As the Labour Party selects candidates for the next generals election, Laurie Wilcockson proposes how the party can ensure that a more diverse set of candidates is chosen.
In December 2005, David Cameron announced as part of his plan to modernise the Conservative Party, the creation of his ‘Conservative A-List’. It was a deliberate attempt to bring attention to and provide support for strong potential parliamentary candidates, with a special focus on candidates from underrepresented backgrounds. At the time, this included women: across the 1997, 2001, and 2005 elections, only fourteen female conservative MPs had been elected, compared to hundreds of males. The A-List however, which contained over one hundred candidates, was majority women. A large number also came from minority backgrounds.
Put simply, it was a great success. Not only did it achieve a great influx diversity, but it proved Cameron genuinely believed in his promises of changing the party; his were not empty words. It also spawned the political careers of now-major political figures, amongst them the likes of Liz Truss, Zac Goldsmith, Andrea Leadsom, Priti Patel, Amber Rudd, Anna Soubry, and Baroness Warsi, as well as a whole host of recent and current ministers.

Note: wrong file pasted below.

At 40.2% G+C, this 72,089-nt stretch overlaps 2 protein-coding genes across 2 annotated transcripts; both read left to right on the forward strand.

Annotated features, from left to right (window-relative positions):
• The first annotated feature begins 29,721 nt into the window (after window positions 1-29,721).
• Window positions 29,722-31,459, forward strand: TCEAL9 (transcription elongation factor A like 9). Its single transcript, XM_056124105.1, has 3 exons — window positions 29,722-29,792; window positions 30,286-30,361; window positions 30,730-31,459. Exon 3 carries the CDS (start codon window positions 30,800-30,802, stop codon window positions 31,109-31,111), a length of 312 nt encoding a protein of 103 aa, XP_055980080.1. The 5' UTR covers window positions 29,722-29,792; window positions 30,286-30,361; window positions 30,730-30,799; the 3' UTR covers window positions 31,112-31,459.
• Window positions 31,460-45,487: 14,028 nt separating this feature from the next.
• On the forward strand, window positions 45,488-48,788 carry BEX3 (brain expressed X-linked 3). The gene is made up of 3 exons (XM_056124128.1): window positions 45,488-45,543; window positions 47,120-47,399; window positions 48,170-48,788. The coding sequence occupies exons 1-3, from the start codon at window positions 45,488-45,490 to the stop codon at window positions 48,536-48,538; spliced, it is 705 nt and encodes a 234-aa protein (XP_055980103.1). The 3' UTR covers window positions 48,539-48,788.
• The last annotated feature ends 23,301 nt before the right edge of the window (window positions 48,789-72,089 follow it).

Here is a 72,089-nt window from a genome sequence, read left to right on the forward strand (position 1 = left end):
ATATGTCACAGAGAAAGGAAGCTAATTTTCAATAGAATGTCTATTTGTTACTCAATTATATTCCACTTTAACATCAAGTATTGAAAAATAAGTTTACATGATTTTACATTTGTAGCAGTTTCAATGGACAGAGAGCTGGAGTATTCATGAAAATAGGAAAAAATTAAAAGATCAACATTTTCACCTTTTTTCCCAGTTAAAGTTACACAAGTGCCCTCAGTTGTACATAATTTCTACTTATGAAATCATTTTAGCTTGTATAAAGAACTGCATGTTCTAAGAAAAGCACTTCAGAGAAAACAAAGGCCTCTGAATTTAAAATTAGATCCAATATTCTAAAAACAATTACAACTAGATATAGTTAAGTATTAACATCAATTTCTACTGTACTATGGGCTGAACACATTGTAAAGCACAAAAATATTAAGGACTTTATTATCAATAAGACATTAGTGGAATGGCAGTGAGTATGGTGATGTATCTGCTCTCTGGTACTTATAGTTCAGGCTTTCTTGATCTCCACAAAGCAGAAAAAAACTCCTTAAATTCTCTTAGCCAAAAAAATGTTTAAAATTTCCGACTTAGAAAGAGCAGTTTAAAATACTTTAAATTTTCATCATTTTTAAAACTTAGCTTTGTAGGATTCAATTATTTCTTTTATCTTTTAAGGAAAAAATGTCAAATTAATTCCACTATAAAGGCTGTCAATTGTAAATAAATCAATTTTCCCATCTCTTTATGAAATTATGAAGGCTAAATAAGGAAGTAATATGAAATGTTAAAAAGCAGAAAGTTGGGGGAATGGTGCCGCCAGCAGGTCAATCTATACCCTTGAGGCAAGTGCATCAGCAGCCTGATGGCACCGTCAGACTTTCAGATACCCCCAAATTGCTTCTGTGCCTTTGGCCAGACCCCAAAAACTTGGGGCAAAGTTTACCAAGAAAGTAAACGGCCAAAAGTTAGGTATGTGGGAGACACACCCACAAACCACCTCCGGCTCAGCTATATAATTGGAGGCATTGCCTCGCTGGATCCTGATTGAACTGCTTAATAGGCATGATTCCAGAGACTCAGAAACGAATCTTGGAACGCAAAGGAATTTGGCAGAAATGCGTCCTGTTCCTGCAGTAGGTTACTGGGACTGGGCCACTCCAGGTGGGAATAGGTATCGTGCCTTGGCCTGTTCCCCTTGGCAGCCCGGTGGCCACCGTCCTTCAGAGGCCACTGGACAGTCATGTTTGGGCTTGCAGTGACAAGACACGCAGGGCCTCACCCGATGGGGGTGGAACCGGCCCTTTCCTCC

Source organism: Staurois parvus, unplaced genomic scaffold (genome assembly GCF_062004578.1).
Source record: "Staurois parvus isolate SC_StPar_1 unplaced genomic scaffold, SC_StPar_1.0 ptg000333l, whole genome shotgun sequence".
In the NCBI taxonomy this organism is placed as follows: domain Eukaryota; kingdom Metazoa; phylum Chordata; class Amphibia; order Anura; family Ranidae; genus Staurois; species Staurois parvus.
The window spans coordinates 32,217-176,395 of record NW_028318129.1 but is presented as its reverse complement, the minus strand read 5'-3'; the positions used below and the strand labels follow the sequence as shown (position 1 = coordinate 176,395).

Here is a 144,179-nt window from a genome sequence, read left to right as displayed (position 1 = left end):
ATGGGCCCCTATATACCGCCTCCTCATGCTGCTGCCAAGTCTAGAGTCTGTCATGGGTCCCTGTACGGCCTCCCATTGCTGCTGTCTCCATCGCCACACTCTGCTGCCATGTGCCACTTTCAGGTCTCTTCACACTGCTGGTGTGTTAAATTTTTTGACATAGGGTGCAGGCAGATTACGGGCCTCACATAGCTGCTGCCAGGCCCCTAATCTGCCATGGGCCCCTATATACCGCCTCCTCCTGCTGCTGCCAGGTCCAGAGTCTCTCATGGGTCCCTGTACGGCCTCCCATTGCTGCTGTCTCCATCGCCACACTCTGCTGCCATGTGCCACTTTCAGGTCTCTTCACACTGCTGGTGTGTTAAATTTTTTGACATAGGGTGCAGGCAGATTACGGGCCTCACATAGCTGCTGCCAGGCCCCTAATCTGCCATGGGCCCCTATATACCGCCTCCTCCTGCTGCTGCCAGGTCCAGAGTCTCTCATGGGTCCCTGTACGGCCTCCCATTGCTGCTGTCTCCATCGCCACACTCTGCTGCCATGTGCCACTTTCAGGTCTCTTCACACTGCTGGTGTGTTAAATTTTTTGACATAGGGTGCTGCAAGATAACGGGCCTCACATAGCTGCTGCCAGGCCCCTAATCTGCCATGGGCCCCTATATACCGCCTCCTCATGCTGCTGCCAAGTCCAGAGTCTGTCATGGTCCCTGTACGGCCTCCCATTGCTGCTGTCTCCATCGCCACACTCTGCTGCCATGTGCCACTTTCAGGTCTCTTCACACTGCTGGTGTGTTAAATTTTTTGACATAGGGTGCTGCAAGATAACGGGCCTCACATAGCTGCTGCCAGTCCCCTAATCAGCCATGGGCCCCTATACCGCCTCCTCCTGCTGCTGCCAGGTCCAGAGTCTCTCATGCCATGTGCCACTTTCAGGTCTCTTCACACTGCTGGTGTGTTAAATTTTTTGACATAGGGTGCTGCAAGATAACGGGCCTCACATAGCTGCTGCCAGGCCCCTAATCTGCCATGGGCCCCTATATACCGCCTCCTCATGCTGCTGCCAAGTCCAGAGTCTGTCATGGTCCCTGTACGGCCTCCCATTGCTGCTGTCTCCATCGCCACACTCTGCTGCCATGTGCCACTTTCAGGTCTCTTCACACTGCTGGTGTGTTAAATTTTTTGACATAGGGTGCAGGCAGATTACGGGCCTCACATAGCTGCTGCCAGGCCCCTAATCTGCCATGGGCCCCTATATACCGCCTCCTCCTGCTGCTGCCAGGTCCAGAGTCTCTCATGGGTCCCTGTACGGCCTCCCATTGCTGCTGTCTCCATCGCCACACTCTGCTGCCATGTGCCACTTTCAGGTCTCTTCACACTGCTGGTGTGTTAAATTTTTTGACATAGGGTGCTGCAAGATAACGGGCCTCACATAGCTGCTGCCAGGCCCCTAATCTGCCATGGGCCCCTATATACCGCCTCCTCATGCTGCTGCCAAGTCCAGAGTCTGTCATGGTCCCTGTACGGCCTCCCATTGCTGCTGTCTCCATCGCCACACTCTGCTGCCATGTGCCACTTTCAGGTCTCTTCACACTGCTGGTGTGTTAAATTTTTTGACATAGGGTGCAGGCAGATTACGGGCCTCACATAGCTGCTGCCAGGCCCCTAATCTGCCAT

Now, a serially unelectable major party being radically transformed into a modernised, palatable one with the abandoning of fringe policies and concessions to progressivism and the centre ground might be familiar to the reader, it is after all what the Starmer Project is all about. And indeed, if Cameron could be successful, so too could be Starmer: he most certainly faces much weaker opposition in today’s Conservatives.
We are right now in the midst of swathes of CLPs deciding on their candidates for the next election. As of time of writing, there have been twenty-six selections, with more undoubtedly coming out by time of publication. Of these, Michael Crick’s tally counts only three from ethnic minorities, and only five who haven’t previously been councillors. A considerable amount of these, too, come directly from London. This latter aspect I am more forgiving of; experience and competency should be at the forefront of our selections, and a considerable amount of these are people local in origin, but who moved to the city for work. Where we are undoubtedly falling short, however, is our failure to promote representation.